If your wreckovated parish has the money to do it, there is hope today for a return to sanity after 1970’s vandalism of splendid Catholic Churches. Unfortunately, not all have the resources or desire to do it.
This restoration was accomplished by Conrad/Schmitt who restored the Church of the Most Holy Trinity in Augusta when I was pastor there in 1996.
Hopefully, the high altar become THE altar at some point.
The after after is beautiful, though it lacks the richness and detail of the original. What amazes me is the amount of money the liturgical reform is going to eventually cost the Church. I imagine our age will go down in Church history as one of material excess, where one generation decided to blow billions of dollars worldwide to needlessly create new sanctuaries that nobody wanted a mere generation later with ever more money spent to set things right.
Whenever I see an extreme post Vatican II makeover, my first thought is "what a burden they placed on their children."
I agree. There was such callousness about the patrimony of pre-Vatican II Churches and their altars, pulpits and decorations in the 1970's. What replaced these in the vandalism of these churches is also stunning right out of Toninni Catalogue, stunning, meaning, shocking!The cost to renovate these churches and hack to death works of art is unbelievable. And then, today, the cost to restore is equally expensive but something I think needs to be accomplished but by will donors who then should not fear that work being undone by another pastor or committee.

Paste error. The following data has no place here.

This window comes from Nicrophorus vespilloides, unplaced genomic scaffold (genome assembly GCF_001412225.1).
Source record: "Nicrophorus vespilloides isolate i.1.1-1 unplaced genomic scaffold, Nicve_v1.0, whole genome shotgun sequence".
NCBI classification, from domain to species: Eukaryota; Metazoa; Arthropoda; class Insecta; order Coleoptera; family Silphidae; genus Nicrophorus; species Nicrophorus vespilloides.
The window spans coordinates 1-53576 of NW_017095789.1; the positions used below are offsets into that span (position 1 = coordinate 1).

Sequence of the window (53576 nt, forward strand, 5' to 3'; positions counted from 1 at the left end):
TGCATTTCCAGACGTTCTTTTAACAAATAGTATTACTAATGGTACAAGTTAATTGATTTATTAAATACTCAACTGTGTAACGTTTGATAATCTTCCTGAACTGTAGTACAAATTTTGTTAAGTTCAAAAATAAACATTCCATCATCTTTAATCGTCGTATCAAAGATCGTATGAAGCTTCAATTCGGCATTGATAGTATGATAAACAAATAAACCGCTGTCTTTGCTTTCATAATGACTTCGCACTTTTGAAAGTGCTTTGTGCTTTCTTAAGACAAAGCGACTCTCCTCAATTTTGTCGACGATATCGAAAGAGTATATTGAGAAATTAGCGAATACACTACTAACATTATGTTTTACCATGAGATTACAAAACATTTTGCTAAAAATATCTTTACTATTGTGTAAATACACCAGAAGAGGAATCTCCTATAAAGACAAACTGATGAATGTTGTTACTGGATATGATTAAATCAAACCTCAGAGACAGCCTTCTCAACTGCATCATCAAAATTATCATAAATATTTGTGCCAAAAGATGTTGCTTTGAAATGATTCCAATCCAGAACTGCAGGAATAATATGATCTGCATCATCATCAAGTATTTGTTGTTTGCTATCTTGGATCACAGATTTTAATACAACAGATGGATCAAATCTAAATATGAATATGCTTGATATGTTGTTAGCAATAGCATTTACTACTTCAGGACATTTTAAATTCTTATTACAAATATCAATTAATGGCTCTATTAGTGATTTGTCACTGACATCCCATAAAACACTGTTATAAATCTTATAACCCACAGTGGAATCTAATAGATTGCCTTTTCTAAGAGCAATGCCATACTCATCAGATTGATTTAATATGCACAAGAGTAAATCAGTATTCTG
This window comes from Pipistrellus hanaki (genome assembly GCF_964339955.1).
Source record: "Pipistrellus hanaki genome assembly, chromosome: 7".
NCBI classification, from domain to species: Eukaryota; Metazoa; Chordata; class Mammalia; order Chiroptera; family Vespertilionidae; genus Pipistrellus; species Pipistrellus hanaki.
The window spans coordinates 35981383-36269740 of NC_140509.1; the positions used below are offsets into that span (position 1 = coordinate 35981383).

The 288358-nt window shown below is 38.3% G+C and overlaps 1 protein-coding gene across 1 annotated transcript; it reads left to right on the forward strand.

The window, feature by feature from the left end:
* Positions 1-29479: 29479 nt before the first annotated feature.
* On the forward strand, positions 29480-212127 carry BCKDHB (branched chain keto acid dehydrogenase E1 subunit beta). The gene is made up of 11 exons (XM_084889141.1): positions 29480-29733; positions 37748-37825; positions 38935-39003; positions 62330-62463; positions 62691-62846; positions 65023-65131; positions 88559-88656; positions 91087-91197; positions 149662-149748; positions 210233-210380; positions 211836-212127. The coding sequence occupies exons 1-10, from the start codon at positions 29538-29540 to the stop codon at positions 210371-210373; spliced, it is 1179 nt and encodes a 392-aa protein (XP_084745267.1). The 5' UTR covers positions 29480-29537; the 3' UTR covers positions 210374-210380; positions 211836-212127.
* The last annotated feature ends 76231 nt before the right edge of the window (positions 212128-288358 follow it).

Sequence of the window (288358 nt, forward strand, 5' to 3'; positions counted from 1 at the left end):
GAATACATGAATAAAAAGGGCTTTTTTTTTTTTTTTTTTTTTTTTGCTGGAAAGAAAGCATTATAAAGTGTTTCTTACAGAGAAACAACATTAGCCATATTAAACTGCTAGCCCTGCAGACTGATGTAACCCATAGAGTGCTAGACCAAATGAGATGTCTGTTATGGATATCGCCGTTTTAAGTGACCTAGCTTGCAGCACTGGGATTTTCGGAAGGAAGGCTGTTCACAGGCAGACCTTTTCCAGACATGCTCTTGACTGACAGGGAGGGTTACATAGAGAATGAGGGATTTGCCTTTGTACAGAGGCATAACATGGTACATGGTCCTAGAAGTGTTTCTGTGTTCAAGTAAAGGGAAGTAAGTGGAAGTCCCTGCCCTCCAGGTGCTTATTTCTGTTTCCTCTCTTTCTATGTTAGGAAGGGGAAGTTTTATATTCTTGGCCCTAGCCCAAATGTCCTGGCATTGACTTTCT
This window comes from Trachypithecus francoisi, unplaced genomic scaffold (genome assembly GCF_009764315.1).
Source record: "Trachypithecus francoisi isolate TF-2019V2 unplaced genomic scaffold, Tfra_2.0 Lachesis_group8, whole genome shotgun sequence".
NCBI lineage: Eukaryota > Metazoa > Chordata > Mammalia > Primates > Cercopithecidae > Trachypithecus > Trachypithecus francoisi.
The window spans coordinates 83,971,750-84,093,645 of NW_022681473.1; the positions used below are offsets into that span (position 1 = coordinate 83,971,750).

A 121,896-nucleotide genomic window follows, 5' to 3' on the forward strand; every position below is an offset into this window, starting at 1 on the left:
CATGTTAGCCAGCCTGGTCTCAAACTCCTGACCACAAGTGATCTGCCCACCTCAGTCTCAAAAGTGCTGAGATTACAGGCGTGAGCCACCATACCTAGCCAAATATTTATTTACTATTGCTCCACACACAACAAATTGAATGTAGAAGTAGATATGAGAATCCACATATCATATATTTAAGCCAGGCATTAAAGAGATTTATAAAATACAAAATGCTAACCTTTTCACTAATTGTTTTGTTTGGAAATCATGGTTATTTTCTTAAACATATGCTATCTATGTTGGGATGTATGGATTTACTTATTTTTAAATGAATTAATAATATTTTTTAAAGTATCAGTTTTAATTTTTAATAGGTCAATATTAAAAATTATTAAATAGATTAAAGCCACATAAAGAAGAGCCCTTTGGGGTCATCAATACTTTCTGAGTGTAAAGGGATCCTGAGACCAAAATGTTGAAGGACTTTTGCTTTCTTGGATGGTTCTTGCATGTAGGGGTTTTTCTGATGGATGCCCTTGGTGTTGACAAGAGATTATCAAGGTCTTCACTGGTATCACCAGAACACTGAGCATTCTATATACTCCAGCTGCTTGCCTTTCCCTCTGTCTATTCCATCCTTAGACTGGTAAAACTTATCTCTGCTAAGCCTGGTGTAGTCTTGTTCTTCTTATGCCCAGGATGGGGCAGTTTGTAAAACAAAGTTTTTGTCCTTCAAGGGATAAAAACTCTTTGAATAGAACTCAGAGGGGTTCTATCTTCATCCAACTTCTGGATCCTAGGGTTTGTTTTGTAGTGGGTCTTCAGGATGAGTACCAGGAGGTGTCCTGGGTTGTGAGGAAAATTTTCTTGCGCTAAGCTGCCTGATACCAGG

Think of the once magnificent cathedral in Milwaukee which was completely destroyed in the interior to make it more suitable for the post-Vatican II Mass. That renovation used quality materials and repainted the cathedral beautifully, but the liturgical furnishing and the original sanctuary are completely gone and the pipe organ now is the focal point.
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